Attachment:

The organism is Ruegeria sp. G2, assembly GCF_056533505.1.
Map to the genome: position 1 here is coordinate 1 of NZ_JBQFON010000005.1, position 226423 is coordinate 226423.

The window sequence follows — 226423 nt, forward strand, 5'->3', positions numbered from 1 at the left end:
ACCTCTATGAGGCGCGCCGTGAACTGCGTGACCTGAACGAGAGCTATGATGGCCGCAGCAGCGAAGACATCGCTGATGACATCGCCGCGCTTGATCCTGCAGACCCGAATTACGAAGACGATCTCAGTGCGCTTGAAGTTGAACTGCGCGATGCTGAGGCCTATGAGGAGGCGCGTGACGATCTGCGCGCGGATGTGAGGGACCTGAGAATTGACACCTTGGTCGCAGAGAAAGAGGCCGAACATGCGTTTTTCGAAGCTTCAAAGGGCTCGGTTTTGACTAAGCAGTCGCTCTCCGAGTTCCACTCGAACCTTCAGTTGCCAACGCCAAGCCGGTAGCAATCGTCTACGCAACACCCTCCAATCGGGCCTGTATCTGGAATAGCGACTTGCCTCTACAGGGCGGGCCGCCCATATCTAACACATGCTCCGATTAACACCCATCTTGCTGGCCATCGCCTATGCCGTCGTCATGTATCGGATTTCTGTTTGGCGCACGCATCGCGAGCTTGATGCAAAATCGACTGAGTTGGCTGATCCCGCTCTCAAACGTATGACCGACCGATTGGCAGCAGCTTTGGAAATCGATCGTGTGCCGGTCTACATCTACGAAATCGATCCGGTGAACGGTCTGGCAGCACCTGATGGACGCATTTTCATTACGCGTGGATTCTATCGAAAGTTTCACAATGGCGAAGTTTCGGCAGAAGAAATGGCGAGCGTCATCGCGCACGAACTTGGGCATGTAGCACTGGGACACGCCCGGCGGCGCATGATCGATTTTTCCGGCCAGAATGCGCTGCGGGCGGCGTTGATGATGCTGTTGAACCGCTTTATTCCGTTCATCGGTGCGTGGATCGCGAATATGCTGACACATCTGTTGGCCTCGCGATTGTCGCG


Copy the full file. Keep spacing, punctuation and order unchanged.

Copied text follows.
The organism is Ruegeria sp. G2, assembly GCF_056533505.1.
Map to the genome: position 1 here is coordinate 1 of NZ_JBQFON010000005.1, position 226423 is coordinate 226423.

The window sequence follows — 226423 nt, forward strand, 5'->3', positions numbered from 1 at the left end:
ACCTCTATGAGGCGCGCCGTGAACTGCGTGACCTGAACGAGAGCTATGATGGCCGCAGCAGCGAAGACATCGCTGATGACATCGCCGCGCTTGATCCTGCAGACCCGAATTACGAAGACGATCTCAGTGCGCTTGAAGTTGAACTGCGCGATGCTGAGGCCTATGAGGAGGCGCGTGACGATCTGCGCGCGGATGTGAGGGACCTGAGAATTGACACCTTGGTCGCAGAGAAAGAGGCCGAACATGCGTTTTTCGAAGCTTCAAAGGGCTCGGTTTTGACTAAGCAGTCGCTCTCCGAGTTCCACTCGAACCTTCAGTTGCCAACGCCAAGCCGGTAGCAATCGTCTACGCAACACCCTCCAATCGGGCCTGTATCTGGAATAGCGACTTGCCTCTACAGGGCGGGCCGCCCATATCTAACACATGCTCCGATTAACACCCATCTTGCTGGCCATCGCCTATGCCGTCGTCATGTATCGGATTTCTGTTTGGCGCACGCATCGCGAGCTTGATGCAAAATCGACTGAGTTGGCTGATCCCGCTCTCAAACGTATGACCGACCGATTGGCAGCAGCTTTGGAAATCGATCGTGTGCCGGTCTACATCTACGAAATCGATCCGGTGAACGGTCTGGCAGCACCTGATGGACGCATTTTCATTACGCGTGGATTCTATCGAAAGTTTCACAATGGCGAAGTTTCGGCAGAAGAAATGGCGAGCGTCATCGCGCACGAACTTGGGCATGTAGCACTGGGACACGCCCGGCGGCGCATGATCGATTTTTCCGGCCAGAATGCGCTGCGGGCGGCGTTGATGATGCTGTTGAACCGCTTTATTCCGTTCATCGGTGCGTGGATCGCGAATATGCTGACACATCTGTTGGCCTCGCGATTGTCGCG